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Toyota claims that the rate of electrification is dictated by consumer preferences

Image: Reuters Berita 24 English -  Toyota Motor Corporation (Toyota) has announced the launch of a Toyota Motor Corp pushed back against c...

Image: Reuters

Berita 24 English - Toyota Motor Corporation (Toyota) has announced the launch of a Toyota Motor Corp pushed back against critics who claim the company has been reluctant to adopt battery electric vehicles, stating that it needed to provide a variety of vehicle options to appeal to diverse markets and customers.
At its annual general meeting on Wednesday, the world's largest automaker by sales reaffirmed its commitment to technology such as fuel cell vehicles and hybrids, which have made it a leader in cleaner vehicles for the past two decades.

Aside from concerns about the company's electrification strategy, Toyota executives answered questions about anything from CEO succession plans to the persistent semiconductor shortage.

Toyota has been under pressure from certain investors for not phasing out gasoline-powered cars and campaigning on climate legislation, while being a favourite with environmentalists for the hybrid Prius model it popularised more than two decades ago.

"Our goal is carbon neutrality," Toyota's Chief Technology Officer Masahiko Maeda said at the meeting in response to queries from Danish pension fund AkademikerPension, which also asked Toyota to stop from lobbying against the transition to battery electric vehicles.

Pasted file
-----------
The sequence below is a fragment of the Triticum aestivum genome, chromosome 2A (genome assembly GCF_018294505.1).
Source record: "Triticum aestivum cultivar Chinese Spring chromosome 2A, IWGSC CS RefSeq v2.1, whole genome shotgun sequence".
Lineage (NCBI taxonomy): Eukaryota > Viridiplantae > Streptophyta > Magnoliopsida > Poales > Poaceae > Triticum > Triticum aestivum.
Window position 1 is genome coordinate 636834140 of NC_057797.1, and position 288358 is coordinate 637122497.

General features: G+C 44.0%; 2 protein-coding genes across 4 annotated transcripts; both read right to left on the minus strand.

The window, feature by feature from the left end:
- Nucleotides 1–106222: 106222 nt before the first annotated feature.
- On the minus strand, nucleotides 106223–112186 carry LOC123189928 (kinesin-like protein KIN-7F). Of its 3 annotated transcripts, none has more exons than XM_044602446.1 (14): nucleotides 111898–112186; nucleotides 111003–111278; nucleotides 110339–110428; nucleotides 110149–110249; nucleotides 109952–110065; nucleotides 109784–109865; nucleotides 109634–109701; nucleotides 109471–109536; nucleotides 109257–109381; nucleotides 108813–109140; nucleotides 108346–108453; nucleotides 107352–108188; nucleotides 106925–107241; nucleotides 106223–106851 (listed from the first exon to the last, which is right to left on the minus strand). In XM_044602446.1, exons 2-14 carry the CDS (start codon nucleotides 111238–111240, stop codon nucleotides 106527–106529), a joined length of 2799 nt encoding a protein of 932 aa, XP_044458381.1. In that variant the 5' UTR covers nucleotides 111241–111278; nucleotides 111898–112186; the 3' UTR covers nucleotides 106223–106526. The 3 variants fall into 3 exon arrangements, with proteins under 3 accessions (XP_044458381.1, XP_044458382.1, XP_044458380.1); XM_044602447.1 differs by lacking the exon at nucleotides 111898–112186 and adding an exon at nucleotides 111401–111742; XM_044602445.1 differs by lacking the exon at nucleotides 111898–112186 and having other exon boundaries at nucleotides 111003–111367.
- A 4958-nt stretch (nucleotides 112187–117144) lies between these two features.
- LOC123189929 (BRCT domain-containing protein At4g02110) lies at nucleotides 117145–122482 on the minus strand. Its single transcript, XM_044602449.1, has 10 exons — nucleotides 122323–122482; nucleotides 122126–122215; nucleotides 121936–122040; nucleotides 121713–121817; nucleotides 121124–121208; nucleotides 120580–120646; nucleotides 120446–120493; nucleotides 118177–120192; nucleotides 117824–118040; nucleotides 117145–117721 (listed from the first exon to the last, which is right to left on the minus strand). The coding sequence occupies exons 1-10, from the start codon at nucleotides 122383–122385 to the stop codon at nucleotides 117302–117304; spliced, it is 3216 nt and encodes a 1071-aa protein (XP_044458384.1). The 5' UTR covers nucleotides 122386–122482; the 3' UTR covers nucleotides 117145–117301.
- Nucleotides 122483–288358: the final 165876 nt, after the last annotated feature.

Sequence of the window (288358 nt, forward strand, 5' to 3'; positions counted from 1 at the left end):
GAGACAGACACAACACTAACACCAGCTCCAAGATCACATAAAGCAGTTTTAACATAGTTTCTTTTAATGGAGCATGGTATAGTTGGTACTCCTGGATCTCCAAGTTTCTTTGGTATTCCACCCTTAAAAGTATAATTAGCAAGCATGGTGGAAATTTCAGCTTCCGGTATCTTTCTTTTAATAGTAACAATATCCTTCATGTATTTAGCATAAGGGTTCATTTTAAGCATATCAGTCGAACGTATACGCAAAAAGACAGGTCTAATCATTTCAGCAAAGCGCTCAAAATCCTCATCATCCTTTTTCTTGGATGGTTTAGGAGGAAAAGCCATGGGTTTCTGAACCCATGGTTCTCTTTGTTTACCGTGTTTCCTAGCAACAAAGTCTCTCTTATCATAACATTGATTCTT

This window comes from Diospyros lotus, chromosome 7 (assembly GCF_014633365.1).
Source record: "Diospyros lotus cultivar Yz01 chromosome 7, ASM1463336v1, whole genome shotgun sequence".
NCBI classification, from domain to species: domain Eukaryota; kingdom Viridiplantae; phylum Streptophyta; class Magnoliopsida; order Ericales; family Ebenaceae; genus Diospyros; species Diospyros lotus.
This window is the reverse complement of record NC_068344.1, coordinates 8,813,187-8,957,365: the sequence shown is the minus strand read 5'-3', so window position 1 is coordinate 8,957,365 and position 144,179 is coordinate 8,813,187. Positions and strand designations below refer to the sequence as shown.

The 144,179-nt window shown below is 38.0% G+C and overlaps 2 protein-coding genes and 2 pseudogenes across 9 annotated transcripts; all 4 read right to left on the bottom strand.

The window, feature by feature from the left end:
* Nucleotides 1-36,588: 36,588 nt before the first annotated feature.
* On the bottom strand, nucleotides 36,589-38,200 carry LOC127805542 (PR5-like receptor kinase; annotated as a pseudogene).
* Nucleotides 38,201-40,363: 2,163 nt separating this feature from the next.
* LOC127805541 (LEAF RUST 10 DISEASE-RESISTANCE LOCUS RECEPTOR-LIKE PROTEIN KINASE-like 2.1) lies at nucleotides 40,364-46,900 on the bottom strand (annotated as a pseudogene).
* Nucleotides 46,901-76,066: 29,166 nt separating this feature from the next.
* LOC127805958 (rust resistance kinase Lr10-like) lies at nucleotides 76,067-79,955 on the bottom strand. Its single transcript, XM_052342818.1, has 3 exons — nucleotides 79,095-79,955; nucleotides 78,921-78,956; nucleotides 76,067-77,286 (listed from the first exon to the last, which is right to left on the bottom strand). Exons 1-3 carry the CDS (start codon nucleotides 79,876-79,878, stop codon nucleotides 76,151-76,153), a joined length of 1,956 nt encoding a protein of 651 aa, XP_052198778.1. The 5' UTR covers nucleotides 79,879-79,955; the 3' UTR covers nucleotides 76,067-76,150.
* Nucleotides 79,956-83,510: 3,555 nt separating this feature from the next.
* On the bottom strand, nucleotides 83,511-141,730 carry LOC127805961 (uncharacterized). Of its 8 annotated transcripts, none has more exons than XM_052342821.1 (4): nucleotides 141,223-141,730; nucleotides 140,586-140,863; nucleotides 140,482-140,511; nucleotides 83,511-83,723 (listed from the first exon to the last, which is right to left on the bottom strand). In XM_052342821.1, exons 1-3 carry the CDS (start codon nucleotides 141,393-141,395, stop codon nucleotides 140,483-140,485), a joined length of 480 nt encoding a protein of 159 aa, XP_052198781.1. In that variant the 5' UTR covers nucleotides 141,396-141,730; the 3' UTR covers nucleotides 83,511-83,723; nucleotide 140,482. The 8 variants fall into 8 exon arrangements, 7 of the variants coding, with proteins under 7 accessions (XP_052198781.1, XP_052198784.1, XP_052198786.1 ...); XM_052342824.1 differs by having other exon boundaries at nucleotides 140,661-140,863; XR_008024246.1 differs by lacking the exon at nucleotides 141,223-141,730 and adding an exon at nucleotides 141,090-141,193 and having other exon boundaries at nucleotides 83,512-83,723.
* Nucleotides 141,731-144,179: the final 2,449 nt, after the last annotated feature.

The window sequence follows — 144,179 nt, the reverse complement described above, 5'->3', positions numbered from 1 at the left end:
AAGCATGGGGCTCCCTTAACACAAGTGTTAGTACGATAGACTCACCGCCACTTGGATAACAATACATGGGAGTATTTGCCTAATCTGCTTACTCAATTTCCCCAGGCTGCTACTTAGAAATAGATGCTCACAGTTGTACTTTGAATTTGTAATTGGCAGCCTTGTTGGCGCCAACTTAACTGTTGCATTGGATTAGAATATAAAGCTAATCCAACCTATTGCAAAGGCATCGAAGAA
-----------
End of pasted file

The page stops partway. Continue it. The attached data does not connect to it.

However, in order to popularise electric automobiles, including plug-in hybrids, "buyers must choose," according to Maeda. He believes that a wide range of options should be offered, and that the automaker should not limit them.

Toyota claims that hybrids are still viable in markets where infrastructure isn't ready to support a faster transition to battery electric vehicles, and it's looking into the potential of alternative fuels for internal combustion engines, such as hydrogen.

According to Seiji Sugiura, a senior analyst at Tokai Tokyo Research Institute, there is a divide between Toyota, which takes a "pragmatic" approach to decarbonization, and environmental groups, which demand fast action.

He added that the perspectives are not diametrically opposed, and that Toyota has been working to reduce greenhouse gas emissions from the vehicle manufacturing stage.

Last year, the business pledged to invest 8 trillion yen ($60 billion) in electrifying its vehicles by 2030, with half of that going toward the development of completely electric vehicles. Nonetheless, yearly sales of such automobiles are expected to reach only 3.5 million by the end of the decade, or about a third of current sales.

Toyota just released its first mass-produced all-electric vehicle in Japan, though only for lease, and gasoline-electric hybrids remain significantly more popular in the country.


When asked about succession planning, CEO Akio Toyoda, who has been in charge of the corporation for 13 years, said he was "considering timing and the selection of a successor."

The corporation has given no hint that Toyoda intends to retire.

Toyoda, 66, a grandson of business founder Kiichiro Toyoda, led Toyota through a difficult period in which sales plummeted following the recall of millions of automobiles and the company reported billions in losses.

"As my successor, I'd choose someone who understands the company's ideology," he continued.

Toyota's corporate culture has been reformed under Toyoda, who has spent more time with younger executives and reduced senior posts.

He promoted corporate veterans Maeda and Kenta Kon to executive positions in 2020. Both were 51 years old at the time, which was a youthful age for a top Toyota executive.

Toyota, which sold 10.5 million vehicles in 2021, considerably outstripping next competitor Volkswagen AG, has reduced production several times this year due to a global semiconductor shortage.

The chip scarcity is expected to persist, though there are signs of recovery, according to Kazunari Kumakura, head of the company's purchasing group.

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